Australia’s weighted average capital city median price for both houses and other dwellings has increased over the September 2020 quarter, the latest Real Estate Market Facts report by REIA has found.
REIA President, Mr Adrian Kelly said over the September quarter, the weighted average capital city median price increased by 0.4% for houses and by 0.7% for other dwellings
“Over the year to September 2020, the average capital city median house price rose by 3.6% to $773,760 while other dwellings grew by 2.9% to $596,751.
“The median house price increased in all capital cities over the September quarter, except for Melbourne (- 1.7%) although over the year, Melbourne showed remarkable resilience through State 4 lockdown recording an increase of 1.3%.
“At $1,154,406, Sydney’s median house price continues to be the highest amongst the capital cities, 49.2% higher than the national average.
“Perth and Darwin have the lowest median house price across Australian capital cities at $480,000, 38.0% lower than the national average,” he said.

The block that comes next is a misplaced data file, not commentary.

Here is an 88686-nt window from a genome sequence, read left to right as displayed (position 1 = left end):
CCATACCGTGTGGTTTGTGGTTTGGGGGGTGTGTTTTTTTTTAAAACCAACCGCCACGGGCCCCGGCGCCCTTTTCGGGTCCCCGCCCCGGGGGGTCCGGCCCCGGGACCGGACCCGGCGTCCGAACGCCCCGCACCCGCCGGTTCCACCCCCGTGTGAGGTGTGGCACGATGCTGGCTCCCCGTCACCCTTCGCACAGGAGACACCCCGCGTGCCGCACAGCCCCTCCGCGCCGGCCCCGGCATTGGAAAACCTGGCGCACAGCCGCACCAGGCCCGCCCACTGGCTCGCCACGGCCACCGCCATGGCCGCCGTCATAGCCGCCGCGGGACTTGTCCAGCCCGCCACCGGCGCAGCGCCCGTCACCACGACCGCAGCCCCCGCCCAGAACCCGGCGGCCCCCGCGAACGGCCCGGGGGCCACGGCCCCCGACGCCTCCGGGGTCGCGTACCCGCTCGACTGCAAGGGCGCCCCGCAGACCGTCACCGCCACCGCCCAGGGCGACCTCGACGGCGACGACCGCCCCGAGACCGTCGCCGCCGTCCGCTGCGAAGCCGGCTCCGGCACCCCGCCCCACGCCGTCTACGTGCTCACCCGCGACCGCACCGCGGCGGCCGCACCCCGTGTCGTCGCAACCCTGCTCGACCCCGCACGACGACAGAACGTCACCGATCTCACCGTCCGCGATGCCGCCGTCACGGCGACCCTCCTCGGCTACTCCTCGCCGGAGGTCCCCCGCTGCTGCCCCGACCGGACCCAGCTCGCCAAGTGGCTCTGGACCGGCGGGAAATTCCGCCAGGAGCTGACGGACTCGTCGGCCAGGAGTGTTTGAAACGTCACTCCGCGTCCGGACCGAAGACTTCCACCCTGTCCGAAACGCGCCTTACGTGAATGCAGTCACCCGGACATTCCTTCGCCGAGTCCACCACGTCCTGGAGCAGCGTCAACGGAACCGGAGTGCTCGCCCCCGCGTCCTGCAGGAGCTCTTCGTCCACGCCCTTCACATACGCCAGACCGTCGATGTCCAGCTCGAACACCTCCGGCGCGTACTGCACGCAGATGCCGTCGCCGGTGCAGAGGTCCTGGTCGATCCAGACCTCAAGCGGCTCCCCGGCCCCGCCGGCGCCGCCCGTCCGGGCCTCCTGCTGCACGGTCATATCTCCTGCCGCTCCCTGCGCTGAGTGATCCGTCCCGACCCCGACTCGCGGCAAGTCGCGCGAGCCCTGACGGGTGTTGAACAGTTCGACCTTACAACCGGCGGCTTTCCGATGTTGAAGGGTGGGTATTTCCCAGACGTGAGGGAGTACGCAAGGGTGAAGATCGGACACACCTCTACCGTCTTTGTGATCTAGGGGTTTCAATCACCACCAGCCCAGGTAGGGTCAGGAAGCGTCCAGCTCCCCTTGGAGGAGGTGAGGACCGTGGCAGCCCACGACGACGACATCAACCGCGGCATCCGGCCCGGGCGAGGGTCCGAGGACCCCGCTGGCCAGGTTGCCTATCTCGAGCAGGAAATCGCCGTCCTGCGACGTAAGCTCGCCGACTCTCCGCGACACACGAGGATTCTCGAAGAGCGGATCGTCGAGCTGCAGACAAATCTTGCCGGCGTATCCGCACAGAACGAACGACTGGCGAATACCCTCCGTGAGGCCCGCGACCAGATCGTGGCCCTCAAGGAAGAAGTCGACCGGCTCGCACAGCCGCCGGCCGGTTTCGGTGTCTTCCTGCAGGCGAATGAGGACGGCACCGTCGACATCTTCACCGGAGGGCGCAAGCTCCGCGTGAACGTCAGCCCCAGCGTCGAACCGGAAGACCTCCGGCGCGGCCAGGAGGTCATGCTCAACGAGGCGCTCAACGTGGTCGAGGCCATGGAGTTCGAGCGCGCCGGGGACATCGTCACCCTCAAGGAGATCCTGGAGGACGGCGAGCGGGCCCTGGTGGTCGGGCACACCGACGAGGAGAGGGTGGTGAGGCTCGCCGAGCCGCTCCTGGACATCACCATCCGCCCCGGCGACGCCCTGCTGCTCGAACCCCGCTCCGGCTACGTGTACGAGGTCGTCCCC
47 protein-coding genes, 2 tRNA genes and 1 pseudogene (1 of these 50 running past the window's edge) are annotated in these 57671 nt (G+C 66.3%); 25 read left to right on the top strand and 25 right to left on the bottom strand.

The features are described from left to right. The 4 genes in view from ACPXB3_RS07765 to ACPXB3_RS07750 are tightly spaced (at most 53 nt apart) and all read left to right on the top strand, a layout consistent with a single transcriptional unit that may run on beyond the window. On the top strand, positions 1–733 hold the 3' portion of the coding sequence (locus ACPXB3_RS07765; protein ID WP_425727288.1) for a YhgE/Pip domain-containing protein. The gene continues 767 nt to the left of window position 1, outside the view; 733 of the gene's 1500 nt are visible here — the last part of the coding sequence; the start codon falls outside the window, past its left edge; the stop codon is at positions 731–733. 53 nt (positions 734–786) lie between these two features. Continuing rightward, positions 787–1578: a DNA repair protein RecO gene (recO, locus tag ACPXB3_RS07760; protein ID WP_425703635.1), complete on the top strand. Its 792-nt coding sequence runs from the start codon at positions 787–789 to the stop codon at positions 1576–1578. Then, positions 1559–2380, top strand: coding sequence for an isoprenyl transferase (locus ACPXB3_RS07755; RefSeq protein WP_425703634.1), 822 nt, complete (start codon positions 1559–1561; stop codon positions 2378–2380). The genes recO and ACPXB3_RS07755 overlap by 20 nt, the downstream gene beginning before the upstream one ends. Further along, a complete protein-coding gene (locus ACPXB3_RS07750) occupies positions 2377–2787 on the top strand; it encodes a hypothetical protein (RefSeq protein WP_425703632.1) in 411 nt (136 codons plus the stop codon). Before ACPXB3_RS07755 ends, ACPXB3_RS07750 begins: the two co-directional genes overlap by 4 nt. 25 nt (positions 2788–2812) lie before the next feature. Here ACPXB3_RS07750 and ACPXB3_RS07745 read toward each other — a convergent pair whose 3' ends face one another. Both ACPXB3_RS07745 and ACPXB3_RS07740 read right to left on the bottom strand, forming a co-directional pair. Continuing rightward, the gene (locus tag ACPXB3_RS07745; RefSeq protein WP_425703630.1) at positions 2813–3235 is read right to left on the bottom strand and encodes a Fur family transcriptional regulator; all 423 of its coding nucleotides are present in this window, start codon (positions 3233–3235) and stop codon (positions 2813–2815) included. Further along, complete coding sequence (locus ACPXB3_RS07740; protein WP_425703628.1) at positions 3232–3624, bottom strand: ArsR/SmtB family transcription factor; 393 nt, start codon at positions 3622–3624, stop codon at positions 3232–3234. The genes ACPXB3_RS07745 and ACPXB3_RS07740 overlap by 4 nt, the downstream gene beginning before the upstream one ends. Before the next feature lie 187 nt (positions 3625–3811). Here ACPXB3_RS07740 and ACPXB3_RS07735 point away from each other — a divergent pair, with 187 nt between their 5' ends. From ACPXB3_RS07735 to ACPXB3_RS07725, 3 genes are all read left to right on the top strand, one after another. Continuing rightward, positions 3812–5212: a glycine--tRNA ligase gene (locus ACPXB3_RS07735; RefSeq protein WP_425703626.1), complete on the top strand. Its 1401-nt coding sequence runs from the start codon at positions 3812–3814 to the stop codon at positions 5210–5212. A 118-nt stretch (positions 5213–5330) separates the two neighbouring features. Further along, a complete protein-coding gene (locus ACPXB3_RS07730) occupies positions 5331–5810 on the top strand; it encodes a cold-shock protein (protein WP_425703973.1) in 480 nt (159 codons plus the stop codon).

Mr Kelly said the largest increase over the past year was 10.6% in Canberra. The Australian Capital Territory, bolstered by the lowest jobless rate, rose 3.9% in the last quarter.
“Brisbane increased 1.7% over the past quarter and 2.1% in the past year while Adelaide’s median house price rose 3.1% in the last quarter and 4% over the last 12 months. In the west, Perth house prices increased 0.8% in the quarter but recorded a decrease in the last year.
“Not to be outdone, Tasmania experienced record highs for houses in Hobart – the best growth since late 2017, and a quarterly jump in house prices by 1.9%. he said.
Mr Kelly said that rents too increased in all capital cities except Melbourne, Adelaide and Canberra where they remain stable with Perth rents increasing 5.9% due to very tight demand.
“Vacancy rates for rental properties in Sydney have increased substantially over the past year with Sydney at 4.3% and Melbourne recording 3.7%.
“The challenges of 2021 remain significant with the continued resumption of mortgage deferrals, the lasting impacts of new foreign policy settings for residential property and the uncertain future of international tourism, international students and immigration,” he said.